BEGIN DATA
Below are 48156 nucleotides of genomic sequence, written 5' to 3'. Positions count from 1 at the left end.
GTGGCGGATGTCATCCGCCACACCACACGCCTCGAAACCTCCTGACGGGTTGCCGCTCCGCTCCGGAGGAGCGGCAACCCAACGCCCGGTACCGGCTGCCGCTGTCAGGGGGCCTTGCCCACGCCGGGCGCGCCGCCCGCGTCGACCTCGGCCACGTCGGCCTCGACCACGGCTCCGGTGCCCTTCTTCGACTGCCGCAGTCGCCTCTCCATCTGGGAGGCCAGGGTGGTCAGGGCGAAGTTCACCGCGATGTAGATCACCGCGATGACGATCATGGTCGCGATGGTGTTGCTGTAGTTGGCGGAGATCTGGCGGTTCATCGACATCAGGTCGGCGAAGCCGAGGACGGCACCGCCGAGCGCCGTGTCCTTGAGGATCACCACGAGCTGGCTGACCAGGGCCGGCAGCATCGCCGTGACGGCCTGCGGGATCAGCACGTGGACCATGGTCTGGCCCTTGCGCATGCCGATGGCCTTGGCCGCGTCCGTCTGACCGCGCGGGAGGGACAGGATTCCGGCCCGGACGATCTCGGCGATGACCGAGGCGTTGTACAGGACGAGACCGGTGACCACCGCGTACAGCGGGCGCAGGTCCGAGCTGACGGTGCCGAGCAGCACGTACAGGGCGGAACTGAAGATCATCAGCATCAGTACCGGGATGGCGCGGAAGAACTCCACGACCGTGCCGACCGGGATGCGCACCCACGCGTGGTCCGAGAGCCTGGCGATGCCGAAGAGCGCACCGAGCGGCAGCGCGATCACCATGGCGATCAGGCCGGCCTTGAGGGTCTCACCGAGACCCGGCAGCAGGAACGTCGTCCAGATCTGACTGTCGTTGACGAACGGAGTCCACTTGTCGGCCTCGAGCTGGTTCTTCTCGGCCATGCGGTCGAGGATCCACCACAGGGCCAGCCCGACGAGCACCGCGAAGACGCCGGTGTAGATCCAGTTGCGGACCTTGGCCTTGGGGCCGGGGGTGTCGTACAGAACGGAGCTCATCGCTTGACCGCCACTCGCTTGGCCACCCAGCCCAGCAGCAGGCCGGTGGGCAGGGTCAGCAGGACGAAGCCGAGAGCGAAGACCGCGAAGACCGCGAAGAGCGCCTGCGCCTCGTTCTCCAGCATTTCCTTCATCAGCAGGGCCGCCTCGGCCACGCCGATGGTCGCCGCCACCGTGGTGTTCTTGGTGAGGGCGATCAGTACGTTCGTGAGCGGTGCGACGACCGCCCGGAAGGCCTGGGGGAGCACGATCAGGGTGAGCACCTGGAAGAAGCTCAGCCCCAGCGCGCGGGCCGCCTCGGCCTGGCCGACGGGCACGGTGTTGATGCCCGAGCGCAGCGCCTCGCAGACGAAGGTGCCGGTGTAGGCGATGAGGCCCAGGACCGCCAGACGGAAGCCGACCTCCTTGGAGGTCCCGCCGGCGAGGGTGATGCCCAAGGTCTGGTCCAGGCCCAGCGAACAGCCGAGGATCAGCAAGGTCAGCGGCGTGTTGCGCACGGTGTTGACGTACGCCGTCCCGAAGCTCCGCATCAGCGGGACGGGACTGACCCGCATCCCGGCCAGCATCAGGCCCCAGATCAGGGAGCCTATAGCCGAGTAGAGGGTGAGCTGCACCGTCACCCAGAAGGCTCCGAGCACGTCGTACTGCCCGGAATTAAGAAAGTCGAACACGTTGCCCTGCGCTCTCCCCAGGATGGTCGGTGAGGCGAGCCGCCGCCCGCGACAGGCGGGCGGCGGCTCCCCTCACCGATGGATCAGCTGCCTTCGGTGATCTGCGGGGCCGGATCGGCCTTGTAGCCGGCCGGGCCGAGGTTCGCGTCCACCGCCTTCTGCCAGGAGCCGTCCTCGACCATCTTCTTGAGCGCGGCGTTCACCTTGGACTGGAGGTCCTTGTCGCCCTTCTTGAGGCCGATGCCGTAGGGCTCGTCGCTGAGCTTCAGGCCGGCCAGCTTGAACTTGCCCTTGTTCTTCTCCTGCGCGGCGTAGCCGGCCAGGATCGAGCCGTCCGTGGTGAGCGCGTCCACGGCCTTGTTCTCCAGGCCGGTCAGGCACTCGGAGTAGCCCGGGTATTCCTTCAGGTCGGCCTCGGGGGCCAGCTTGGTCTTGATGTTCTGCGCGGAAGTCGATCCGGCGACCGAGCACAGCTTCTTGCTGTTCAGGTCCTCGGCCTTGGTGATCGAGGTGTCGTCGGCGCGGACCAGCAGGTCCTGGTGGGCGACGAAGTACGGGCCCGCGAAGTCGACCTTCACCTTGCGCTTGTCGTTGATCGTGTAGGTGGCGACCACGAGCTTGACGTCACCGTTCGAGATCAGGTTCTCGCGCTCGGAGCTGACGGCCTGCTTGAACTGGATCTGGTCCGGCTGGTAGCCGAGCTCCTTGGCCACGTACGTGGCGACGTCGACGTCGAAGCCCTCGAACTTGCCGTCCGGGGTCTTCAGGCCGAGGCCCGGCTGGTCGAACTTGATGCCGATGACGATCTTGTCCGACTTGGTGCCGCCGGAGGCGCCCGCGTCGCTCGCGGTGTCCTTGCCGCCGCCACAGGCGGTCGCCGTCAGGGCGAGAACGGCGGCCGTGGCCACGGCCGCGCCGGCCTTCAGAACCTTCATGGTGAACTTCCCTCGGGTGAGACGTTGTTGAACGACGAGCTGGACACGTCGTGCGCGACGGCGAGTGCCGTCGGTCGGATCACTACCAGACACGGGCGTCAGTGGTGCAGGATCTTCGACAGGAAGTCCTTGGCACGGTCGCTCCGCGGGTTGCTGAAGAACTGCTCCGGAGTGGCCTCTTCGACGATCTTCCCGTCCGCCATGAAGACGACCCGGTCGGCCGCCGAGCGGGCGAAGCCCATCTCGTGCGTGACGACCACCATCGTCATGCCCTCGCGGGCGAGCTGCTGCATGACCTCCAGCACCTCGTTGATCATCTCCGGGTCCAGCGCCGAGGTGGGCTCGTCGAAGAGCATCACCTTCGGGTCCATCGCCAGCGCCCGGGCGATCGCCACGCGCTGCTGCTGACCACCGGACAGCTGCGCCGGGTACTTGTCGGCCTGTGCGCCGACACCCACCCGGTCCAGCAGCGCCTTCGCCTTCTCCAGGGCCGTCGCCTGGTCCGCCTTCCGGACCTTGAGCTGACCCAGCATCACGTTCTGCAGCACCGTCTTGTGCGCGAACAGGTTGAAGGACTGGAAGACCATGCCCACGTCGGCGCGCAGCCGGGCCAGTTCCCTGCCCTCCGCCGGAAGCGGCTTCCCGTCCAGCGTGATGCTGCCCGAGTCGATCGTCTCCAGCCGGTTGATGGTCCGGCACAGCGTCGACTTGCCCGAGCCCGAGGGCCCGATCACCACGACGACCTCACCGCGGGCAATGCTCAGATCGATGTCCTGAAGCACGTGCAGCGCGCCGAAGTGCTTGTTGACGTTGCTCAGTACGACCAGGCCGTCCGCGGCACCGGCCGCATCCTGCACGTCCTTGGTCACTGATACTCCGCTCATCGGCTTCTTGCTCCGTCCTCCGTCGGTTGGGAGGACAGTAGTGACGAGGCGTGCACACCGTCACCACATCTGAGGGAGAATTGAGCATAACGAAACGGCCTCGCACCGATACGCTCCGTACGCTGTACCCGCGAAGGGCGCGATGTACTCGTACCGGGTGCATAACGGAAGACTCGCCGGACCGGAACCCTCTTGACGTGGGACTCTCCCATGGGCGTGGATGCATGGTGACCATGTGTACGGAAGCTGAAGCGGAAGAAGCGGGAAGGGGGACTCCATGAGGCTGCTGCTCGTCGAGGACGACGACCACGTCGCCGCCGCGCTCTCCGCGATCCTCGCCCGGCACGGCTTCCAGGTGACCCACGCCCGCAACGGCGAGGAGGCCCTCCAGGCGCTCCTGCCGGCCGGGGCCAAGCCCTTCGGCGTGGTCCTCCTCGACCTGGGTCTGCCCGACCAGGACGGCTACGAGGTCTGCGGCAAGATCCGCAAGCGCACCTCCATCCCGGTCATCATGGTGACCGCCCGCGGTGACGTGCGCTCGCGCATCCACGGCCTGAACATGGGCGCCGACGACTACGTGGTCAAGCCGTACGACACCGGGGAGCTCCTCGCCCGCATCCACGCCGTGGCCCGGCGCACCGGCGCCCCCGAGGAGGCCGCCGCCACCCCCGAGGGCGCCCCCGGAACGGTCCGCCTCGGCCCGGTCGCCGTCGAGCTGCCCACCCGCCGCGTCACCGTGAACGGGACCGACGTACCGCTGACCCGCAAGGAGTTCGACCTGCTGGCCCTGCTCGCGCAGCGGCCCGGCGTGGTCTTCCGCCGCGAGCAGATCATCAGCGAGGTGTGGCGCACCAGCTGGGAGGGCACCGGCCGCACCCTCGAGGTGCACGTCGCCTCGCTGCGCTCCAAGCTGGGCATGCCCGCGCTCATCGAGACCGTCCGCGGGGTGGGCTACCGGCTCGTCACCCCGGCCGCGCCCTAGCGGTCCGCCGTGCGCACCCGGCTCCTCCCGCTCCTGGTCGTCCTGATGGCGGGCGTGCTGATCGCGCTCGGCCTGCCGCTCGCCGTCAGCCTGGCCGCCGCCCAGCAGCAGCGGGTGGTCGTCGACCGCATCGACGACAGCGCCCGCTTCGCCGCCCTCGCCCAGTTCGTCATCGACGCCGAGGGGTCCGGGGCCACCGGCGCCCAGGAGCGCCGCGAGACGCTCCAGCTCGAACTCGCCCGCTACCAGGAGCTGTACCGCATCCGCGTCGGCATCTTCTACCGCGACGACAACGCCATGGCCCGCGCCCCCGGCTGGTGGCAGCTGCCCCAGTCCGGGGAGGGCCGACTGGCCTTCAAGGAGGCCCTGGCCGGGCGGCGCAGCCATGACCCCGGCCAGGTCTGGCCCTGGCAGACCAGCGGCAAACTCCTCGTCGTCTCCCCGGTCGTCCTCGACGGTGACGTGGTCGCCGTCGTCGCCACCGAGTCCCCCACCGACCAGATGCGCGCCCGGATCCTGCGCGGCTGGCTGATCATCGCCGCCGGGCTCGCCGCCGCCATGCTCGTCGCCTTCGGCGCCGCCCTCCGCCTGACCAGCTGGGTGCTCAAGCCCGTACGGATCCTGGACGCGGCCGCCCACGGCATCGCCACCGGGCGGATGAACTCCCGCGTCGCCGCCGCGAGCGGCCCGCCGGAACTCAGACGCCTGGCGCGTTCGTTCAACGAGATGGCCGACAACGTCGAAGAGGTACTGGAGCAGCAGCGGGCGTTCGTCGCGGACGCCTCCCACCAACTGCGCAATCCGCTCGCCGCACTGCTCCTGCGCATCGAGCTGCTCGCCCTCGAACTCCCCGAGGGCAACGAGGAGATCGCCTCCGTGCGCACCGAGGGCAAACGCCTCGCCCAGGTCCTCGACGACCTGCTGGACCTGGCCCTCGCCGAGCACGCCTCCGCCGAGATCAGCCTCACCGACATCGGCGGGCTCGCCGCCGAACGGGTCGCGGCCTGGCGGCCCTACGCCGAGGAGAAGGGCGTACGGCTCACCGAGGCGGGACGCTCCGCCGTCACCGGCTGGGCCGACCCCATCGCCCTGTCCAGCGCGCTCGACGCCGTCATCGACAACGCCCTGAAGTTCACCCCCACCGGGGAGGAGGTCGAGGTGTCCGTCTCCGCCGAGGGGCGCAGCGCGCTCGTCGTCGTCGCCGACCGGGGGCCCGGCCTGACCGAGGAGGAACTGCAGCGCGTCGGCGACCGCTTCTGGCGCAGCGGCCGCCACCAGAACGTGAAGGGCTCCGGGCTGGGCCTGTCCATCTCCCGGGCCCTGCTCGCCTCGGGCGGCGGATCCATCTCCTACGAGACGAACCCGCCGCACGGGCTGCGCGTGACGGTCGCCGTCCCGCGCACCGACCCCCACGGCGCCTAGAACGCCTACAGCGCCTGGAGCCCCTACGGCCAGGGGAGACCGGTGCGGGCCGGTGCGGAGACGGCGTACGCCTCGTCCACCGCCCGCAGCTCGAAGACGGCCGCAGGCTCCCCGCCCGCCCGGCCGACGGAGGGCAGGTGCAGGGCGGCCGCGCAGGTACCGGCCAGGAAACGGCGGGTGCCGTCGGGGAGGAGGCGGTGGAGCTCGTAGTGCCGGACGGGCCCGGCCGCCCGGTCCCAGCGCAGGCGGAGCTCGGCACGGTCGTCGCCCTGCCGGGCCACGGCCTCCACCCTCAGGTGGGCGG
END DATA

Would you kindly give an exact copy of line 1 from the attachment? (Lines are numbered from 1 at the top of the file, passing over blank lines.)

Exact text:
Below are 48156 nucleotides of genomic sequence, written 5' to 3'. Positions count from 1 at the left end.